In order to minimize the needs for developers or contributors to setup GCP or AWS infrastructure to use Tide, we’re providing a local-only option.  This way you can run all the Tide services locally on your computer and not need to rely upon or pay for anything additional.  Note that for now we’ve only fully tested on MacOS, so non-MacOS setup and usage will vary a bit until we can test across non-MacOS platforms and provide resolutions to any issues there.  In order to run Tide locally, you’ll need Composer, Docker, Go, and Glide; additionally for Windows you’ll need Make installed based on our testing so far.  Full setup instructions are available in the Tide documentation (see below).

Lighthouse integration

Along with the WordPress Coding Standards and PHP Compatibility results for plugins and themes in the Tide API, we’ve also added support for Google’s Lighthouse auditing to include performance, accessibility, and other results for themes in the Tide API.


The prototype version of Tide from WordCamp US was built as a proof-of-concept and had limited documentation; what did exist then was mainly within the README file for setup instructions on AWS.  For 1.0.0-beta, we’ve significantly extended the documentation to include installation instructions for GCP and the local-only option, details on the various Tide services (API, Sync Server, PHPCS Server, Lighthouse Server), working examples of the Tide API, as well as how to contribute to better utilize and improve Tide.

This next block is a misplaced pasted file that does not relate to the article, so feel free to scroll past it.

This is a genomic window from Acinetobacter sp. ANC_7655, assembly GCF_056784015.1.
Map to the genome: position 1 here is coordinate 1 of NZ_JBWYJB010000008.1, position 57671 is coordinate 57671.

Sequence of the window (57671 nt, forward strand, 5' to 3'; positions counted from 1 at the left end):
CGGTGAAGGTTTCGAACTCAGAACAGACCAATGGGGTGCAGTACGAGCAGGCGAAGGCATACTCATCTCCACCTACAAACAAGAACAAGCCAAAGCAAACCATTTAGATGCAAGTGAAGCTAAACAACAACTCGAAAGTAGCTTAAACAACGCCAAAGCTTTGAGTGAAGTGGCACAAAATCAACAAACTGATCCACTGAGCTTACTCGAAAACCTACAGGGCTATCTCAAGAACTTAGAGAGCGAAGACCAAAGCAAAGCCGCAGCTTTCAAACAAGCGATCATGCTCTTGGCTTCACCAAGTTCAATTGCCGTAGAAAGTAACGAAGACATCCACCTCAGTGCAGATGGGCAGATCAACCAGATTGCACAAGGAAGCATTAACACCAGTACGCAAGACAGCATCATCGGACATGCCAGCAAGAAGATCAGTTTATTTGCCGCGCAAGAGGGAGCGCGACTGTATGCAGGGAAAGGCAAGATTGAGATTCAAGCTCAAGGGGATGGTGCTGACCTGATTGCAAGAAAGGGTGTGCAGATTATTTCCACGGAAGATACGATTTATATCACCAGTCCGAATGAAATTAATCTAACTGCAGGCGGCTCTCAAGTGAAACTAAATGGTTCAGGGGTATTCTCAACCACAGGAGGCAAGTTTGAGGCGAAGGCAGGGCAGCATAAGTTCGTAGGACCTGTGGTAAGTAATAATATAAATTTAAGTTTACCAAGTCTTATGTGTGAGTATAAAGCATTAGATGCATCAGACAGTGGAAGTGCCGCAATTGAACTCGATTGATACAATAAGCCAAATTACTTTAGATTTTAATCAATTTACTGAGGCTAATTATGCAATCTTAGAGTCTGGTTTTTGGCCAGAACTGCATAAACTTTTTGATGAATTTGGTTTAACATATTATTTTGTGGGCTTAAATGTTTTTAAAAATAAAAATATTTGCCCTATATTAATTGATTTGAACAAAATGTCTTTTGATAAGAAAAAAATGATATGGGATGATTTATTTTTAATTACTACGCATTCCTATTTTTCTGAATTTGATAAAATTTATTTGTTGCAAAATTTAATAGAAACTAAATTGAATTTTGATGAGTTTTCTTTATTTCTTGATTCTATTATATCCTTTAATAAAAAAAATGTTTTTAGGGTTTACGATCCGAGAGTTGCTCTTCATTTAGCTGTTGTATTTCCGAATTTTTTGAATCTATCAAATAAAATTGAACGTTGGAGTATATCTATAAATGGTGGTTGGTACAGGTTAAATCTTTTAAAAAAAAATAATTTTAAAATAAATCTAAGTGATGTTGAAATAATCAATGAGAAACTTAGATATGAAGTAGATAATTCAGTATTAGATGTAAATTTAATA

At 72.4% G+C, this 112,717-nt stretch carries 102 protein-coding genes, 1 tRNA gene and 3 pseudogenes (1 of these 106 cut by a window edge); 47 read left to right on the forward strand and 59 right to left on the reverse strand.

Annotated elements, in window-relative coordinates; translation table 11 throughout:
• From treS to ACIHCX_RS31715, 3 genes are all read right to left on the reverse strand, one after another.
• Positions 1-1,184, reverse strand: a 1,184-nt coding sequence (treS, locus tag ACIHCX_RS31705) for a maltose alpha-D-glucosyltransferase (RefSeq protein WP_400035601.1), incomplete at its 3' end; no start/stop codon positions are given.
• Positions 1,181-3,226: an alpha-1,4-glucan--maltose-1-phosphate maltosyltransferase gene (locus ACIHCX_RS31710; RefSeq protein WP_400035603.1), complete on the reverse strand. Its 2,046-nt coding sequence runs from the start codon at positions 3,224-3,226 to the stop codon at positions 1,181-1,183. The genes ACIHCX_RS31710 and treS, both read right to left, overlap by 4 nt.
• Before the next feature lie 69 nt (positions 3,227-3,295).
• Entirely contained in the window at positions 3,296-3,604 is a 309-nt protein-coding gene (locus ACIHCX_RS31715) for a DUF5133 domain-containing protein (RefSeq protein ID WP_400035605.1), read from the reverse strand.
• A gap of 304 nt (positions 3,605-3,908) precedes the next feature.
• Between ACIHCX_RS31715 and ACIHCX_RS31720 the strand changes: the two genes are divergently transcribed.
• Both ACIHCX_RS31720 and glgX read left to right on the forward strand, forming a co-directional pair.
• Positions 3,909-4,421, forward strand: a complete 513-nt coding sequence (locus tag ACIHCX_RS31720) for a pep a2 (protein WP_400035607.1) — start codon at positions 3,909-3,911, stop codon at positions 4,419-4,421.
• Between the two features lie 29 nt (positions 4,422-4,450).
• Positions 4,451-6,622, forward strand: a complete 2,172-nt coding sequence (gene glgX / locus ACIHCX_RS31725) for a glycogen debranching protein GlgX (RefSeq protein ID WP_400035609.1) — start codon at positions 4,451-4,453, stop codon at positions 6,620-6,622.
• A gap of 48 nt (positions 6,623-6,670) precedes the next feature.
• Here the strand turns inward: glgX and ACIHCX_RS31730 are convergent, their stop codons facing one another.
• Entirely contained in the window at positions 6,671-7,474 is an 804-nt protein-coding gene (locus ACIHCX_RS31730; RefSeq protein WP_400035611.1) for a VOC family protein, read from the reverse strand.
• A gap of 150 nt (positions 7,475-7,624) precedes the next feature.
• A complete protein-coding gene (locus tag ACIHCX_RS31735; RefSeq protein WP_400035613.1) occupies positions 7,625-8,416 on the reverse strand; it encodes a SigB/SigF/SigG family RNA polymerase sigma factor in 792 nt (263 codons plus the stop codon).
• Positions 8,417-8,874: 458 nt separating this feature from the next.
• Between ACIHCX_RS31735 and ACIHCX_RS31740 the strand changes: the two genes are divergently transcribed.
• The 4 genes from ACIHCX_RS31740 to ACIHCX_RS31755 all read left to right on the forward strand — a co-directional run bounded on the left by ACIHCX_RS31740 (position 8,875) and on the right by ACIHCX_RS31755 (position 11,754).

The documentation site is available at https://www.wptide.org (including a searchable demo of the Tide API search).  The source for the documentation is available at https://github.com/wptide/docs.


The next step on the Tide roadmap is working with the WordPress.org systems team to integrate the PHP Compatibility results from the Tide API into the WordPress.org repository database so that it can be displayed on plugin and theme pages.  You can follow along via the roadmap we’re establishing at https://github.com/wptide/wptide/wiki/Roadmap.  Note that we’re using ZenHub to manage Tide’s product development process and that you may need to install the ZenHub Browser Extension to see all the details within the Tide roadmap.

This plan represents what will take Tide from concept to practical application for the WordPress community.  If you have feedback for the WordPress.org integration, then please comment in GitHub or ZenHub.  If you have ideas or feedback on future Tide roadmap ideas, then please add those as GitHub Issues at https://github.com/wptide/tide-issues/.


Thank you to everyone who contributed to Tide 1.0.0-beta:

Alberto Medina, Bart Makoś, Brendan Woods, Daniel Louw, David Cramer, David Lonjon, Derek Herman, Jeffrey Paul, Justin Kopepasah, Jonathan Wold, Joshua Wold, Leo Postovoit, Lubos Kmetko, Luke Carbis, Maxim Siebert, Miina Sikk, Mike Crantea, Rheinard Korf, Rob Stinson, Sayed Taqui, Tammie Lister, Utkarsh Patel.

Please join us for our weekly meeting on Tuesday’s at 21:00 UTC in the #tide channel in WordPress Slack.  See you then!

#1-0-0, #gcp, #lighthouse, #roadmap, #tide